10:30 p.m. — After a particularly contentious election season, marred by personal attacks and rumors, an end has finally arrived in Summit County’s fiercest and most heated election for the office of Summit County Sheriff. While the results aren’t yet official, it appears as it incumbent Jaime FitzSimons, a Democrat, will retain his seat as Sheriff over challenger Derek Woodman, a Republican.

As of about 10:25 p.m., just before the Summit Daily’s print deadline, FitzSimons is currently carrying the vote by a margin of almost 2,500 votes with more than 14,000 ballots already cast. While Woodman has yet to concede the race, FitzSimons is now the heavy favorite to win the election based on early voting numbers.

10 p.m. – Summit County ballot initiative 1A passed, tacking a mill levy on Summit County property owners that will raise $8.8 million per year for the next ten years for early childhood care, behavioral health programs, fire mitigation, recycling and public infrastructure.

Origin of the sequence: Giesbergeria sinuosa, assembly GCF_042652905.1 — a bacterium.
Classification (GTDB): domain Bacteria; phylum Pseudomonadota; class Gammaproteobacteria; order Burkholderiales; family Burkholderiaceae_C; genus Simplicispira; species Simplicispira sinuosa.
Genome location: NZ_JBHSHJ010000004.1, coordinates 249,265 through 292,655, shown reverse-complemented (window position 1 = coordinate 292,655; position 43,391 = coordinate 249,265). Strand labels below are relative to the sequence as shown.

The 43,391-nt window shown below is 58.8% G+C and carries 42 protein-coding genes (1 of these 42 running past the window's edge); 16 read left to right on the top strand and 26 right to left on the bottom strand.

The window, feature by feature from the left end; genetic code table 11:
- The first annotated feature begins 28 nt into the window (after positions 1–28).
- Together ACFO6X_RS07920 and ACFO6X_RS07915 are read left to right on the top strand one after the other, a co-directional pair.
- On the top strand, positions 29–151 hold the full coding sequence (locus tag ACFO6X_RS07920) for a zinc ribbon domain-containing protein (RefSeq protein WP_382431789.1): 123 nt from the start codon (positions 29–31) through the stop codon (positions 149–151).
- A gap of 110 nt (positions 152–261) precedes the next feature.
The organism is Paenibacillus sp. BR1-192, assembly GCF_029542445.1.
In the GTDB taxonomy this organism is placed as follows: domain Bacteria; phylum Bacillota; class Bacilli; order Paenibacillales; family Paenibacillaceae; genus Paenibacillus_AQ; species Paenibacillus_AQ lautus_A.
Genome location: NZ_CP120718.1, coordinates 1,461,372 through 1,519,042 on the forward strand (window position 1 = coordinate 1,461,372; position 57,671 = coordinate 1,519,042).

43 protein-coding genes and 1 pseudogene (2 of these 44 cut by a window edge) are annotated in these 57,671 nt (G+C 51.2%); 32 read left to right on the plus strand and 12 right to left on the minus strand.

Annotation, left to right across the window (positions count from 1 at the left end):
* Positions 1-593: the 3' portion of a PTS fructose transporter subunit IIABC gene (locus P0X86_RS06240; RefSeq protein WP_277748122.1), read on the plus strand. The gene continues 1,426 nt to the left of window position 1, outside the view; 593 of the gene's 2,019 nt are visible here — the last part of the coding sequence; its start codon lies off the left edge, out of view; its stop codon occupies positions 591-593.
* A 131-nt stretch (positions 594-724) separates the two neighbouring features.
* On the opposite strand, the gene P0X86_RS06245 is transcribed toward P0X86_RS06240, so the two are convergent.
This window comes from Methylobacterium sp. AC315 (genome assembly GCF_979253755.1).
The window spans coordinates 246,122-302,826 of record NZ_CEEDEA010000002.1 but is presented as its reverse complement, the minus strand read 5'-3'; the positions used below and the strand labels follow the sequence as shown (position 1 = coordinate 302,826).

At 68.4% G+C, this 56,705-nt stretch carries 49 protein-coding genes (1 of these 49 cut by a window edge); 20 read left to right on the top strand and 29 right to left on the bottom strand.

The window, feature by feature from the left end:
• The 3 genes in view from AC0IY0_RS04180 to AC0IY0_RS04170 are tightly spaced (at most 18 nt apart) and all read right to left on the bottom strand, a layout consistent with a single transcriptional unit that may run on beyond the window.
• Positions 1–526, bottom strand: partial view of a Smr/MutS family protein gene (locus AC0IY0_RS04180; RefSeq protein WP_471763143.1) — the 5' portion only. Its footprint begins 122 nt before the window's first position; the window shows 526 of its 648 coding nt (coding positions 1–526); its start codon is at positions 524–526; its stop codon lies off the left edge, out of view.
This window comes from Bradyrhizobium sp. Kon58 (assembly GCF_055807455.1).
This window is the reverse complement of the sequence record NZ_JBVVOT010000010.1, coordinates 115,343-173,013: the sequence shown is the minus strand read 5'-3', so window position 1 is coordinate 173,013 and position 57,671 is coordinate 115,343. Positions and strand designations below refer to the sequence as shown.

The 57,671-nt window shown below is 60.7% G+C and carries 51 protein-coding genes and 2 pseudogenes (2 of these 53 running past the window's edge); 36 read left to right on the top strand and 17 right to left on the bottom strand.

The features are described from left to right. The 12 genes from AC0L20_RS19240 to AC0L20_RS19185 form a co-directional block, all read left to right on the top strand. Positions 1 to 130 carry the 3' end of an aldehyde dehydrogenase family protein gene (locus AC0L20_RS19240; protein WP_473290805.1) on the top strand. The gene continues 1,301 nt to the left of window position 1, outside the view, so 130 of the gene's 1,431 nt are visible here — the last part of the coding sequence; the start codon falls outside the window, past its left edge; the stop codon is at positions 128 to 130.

Though the initiative was attacked for bundling five disparate issues on to one ballot question, it still won handily with nearly 60 percent of the vote with 11,251 votes counted as 10 p.m.

9:48 p.m. – Western Colorado voters approved Colorado Mountain College’s bid to adjust property tax rates during lean budget years in a ballot initiative Tuesday.

Early results for the college’s district – which includes Garfield, Eagle, Pitkin, Lake, Routt and Summit counties – showed the measure winning with more than 70 percent support.